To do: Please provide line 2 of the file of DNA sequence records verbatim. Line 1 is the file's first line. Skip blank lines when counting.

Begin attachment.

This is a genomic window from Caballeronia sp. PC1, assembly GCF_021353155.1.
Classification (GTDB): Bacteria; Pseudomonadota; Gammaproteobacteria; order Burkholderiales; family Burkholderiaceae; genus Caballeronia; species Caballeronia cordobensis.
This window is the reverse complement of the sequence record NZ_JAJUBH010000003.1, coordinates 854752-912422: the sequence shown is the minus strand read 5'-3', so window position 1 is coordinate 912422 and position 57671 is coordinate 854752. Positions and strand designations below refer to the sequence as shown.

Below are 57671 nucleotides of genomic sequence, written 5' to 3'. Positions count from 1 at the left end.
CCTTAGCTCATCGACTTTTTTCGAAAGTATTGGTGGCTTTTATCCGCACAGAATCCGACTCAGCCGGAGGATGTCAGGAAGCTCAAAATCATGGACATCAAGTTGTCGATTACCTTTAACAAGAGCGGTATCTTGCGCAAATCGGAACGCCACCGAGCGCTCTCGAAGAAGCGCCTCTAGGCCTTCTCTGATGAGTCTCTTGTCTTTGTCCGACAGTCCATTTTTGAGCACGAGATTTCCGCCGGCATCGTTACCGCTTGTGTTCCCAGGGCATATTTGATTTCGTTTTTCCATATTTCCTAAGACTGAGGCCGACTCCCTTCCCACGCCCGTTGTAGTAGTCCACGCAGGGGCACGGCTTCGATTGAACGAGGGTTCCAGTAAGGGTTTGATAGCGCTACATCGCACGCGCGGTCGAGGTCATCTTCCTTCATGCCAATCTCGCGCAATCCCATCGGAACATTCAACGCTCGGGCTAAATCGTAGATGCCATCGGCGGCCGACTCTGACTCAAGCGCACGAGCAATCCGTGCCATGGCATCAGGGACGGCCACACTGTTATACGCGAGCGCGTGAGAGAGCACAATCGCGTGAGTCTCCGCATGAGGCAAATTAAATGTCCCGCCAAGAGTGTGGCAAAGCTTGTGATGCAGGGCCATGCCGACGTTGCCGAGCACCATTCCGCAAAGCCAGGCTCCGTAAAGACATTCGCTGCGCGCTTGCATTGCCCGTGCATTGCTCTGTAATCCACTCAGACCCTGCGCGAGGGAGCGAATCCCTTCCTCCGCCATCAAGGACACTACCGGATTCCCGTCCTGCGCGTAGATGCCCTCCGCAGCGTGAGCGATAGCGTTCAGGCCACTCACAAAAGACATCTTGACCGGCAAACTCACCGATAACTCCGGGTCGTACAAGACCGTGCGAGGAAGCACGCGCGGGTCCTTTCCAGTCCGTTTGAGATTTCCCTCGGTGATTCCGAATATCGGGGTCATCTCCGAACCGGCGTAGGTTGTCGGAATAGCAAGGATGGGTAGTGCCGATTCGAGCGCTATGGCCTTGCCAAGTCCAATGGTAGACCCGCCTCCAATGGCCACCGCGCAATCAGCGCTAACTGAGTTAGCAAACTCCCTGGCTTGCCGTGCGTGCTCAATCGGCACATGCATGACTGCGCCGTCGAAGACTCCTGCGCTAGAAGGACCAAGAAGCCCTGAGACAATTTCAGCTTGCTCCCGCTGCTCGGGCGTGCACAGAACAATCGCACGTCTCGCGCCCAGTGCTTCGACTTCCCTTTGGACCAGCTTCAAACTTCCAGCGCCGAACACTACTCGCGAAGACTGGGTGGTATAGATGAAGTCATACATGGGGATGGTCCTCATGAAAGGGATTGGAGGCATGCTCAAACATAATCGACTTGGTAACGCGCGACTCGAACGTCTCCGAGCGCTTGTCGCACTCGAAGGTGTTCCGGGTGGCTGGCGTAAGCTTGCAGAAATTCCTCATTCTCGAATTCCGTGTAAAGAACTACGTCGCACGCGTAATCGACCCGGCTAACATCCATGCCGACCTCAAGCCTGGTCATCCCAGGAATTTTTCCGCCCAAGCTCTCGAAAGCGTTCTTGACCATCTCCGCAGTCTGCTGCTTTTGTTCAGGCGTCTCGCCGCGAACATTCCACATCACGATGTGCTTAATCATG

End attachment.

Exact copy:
Classification (GTDB): Bacteria; Pseudomonadota; Gammaproteobacteria; order Burkholderiales; family Burkholderiaceae; genus Caballeronia; species Caballeronia cordobensis.